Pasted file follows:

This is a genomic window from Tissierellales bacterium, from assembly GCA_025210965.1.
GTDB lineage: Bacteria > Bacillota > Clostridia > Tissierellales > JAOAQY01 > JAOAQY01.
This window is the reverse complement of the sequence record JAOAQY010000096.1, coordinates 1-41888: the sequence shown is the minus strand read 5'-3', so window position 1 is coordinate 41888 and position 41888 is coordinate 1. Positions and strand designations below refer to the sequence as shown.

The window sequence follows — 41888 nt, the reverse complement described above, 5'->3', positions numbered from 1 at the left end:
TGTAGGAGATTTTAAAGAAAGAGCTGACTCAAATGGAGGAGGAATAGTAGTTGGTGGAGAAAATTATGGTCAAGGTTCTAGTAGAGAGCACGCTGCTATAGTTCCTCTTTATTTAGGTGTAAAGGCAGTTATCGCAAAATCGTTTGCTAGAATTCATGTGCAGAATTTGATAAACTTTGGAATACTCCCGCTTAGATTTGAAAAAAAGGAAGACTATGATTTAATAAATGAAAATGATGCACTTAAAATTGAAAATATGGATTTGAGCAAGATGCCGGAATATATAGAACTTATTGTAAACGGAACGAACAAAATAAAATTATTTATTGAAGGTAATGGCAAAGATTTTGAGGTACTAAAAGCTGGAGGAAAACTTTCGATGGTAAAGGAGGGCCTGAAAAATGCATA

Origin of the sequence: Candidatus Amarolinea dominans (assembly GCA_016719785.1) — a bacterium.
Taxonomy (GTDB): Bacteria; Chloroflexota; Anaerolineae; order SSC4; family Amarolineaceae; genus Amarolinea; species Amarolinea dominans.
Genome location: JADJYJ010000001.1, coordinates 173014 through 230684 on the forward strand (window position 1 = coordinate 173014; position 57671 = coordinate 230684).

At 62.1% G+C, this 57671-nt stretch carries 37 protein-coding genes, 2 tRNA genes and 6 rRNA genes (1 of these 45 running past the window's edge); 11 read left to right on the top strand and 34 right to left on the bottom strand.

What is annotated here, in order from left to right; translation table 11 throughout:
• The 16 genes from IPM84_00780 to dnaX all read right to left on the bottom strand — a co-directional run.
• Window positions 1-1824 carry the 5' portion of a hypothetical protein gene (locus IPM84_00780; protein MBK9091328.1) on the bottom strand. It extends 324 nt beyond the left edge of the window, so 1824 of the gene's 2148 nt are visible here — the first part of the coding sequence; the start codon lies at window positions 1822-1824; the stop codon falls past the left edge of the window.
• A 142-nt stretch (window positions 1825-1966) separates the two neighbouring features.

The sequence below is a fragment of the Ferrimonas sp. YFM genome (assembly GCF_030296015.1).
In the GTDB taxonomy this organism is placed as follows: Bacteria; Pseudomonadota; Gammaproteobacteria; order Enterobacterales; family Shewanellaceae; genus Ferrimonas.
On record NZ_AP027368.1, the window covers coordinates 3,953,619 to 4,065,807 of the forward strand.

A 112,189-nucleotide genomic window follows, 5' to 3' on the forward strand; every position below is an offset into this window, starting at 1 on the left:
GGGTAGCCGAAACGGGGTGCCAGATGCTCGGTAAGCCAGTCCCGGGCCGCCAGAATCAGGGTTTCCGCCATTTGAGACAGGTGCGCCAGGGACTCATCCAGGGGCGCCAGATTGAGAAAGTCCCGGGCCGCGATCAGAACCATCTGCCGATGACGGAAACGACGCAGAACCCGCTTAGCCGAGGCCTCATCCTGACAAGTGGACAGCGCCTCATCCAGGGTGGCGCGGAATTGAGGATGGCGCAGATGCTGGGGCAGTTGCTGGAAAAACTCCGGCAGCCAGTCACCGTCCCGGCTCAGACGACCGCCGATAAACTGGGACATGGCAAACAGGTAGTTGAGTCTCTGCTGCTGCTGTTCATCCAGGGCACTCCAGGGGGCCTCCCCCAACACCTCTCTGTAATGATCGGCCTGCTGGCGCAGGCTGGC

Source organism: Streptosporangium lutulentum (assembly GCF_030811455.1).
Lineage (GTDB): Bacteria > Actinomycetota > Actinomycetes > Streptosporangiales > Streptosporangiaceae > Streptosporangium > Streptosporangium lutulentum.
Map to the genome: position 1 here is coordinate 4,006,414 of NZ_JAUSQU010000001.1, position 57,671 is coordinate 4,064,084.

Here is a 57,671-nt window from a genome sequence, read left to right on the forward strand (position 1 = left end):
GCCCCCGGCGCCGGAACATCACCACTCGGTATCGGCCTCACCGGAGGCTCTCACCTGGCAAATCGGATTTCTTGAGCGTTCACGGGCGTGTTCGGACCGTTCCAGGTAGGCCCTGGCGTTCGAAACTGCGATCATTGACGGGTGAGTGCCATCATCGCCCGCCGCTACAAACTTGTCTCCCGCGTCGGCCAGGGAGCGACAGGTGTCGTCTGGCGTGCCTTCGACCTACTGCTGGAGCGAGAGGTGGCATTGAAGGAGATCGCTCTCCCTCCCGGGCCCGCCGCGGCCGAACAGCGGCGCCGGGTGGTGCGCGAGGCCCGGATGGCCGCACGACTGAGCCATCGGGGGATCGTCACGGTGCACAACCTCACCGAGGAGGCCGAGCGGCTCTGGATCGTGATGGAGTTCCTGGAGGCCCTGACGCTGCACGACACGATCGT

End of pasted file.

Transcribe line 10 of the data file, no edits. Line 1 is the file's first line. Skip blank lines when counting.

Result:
What is annotated here, in order from left to right; translation table 11 throughout: